HAVANA._ It is obvious to many in both Cuba and the U.S. that, even following a reestablishment of diplomatic relations, the process of normalizing bilateral ties will be a long and difficult road.

Cuban authorities have warned that the main stumbling block is the economic, commercial, and financial blockade that Washington has enforced on the Caribbean nation for more than half a century, causing damages well over 1.1 trillion dollars.

According to experts, other outstanding issues such as the illegally occupied land in the east of the country by the U.S. Naval Base at Guantanamo, and the U.S. radio and television broadcasts targeting Cuba and subversion will feature on the agenda for a long time.

The U.S. side wants to talk about compensation for companies and properties nationalized following the triumph of the Revolution on January 1st, 1959 – something Cuba has always been willing to do -, the free movement of their officials on the island, and other matters of interest to Washington.

Some experts have commented, however, that “normality” in ties between the two neighbors is progressing somewhat more swiftly in contacts between the peoples of both nations.

There are various examples that indicate increasing contacts between both sides of the Florida Straits, since the announcement last December 17 by Cuban president Raúl Castro and his U.S. counterpart, Barack Obama, of their decision to restore bilateral diplomatic ties.

The numerous visits to Havana undertaken by Democrat and Republican Members of Congress are significant in this regard, the most recent of which was led by senator Patrick Leahy (D), pro tempore emeritus president of the upper chamber.

On his third trip to Cuba this year, Leahy was accompanied by colleague Benjamin Cardin of Maryland, the highest ranking figure of his party on the Senate’s Foreign Affairs Committee, and by Dean Heller (R-Nevada).

Among other illustrious guests of the nation over recent months, to mention just a few political figures, Democrat minority leader in the House of Representatives, Nancy Pelosi, as leader of a large group of her colleagues, and that of New York Governor, Andrew Cuomo, stand out.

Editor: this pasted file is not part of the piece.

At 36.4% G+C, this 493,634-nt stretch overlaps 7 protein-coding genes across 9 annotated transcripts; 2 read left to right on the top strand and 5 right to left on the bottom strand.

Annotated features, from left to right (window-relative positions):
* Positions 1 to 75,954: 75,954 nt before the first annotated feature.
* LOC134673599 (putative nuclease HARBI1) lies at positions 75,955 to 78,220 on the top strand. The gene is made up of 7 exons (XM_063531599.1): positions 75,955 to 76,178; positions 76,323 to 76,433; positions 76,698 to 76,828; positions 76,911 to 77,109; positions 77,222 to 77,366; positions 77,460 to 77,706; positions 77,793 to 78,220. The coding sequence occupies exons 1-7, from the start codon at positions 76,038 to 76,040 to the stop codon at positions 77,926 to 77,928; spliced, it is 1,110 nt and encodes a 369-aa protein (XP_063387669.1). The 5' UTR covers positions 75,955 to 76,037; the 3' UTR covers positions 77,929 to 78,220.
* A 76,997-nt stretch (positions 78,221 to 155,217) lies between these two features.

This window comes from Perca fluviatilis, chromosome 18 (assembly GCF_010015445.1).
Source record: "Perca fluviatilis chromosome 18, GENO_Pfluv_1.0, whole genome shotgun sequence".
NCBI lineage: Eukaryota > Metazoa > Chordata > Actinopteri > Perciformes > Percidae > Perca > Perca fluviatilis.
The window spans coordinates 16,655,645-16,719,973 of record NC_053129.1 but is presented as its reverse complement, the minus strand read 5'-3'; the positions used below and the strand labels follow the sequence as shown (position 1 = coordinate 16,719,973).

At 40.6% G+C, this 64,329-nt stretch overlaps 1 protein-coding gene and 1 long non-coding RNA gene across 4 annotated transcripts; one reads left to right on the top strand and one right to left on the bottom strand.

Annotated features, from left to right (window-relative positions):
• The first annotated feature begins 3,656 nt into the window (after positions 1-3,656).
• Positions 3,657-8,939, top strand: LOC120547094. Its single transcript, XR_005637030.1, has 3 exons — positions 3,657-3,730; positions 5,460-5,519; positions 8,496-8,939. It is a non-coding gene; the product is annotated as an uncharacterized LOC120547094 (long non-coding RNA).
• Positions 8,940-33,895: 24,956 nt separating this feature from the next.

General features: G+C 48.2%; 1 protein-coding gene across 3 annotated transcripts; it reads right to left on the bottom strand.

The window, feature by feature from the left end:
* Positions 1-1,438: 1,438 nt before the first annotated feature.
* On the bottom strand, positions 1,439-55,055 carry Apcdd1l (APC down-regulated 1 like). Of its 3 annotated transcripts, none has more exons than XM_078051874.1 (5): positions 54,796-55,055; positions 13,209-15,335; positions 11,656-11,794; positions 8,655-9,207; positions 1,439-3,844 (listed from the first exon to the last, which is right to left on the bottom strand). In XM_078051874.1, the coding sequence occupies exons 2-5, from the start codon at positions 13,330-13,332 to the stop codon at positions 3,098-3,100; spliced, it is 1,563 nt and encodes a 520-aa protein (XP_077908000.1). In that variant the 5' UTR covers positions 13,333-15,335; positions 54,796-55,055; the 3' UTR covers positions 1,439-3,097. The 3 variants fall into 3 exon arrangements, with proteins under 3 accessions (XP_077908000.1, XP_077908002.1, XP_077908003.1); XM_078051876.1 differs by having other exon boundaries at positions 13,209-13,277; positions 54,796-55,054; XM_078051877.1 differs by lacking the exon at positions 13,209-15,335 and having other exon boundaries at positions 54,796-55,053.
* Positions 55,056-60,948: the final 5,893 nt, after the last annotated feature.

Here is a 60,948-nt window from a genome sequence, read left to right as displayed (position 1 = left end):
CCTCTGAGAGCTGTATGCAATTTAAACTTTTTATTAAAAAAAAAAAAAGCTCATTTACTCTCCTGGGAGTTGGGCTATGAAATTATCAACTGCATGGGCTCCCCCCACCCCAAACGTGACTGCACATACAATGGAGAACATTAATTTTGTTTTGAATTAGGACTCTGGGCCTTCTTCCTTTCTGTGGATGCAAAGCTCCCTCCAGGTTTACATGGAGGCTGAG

Various specialist publications have referred to the increasing number of U.S. arrivals to Cuba during the first months of the year, even though tourism to the island is officially prohibited by the terms of the blockade.

Visitors are availing of measures announced by Obama last January that to some extent loosen these restrictions by granting 12 categories of general licenses to persons who do not require specific permits to travel to Cuba.

Equally both here and there, such tendencies are most obvious in the cultural sector where over recent months certain celebrities and other leading figures from different walks of life have visited the island.

U.S. media recently highlighted the presence of the Cuba “Entrevoces” choir, conducted by Digna Guerra, who successfully performed at the 2015 International Choir Festival at the University of Yale.

Students and professors from this prestigious U.S. academic institution attended the performance at the Morse Recital Hall auditorium. Entrevoces also performed at other New York venues and in Minnesota, North Carolina, and Washington.

Students of the Fernando Alonso National Ballet School of Cuba also brought their art to the U.S. city of Chicago, Illinois, where they danced a program combining interpretations of classical and neoclassical works in the Ruth Page Center for the Arts.

These are but a few examples of the degrees to which people from both the U.S and Cuba are advancing a normalization agenda – even if not yet sufficiently – that is in marked contrast to what is still pending in other sectors because of unilateral sanctions codified in U.S. Congressional law.

Amid this collage of current visits and contacts between broad sectors of people from both countries are more than 10 proposed legislative initiatives that favor the lifting of restrictions to normal ties.

There are also just as many, sponsored by the anti-Cuban extreme right that seek to sabotage the historic process of rapprochement between these neighboring states.

Nevertheless, as senator Leahy eloquently expressed during his stay in Cuba at the end of June, a profound consensus exists among his colleagues and the U.S. public at large that those who support links with Cuba and the lifting of the commercial, economic, and financial blockade will be triumphant.

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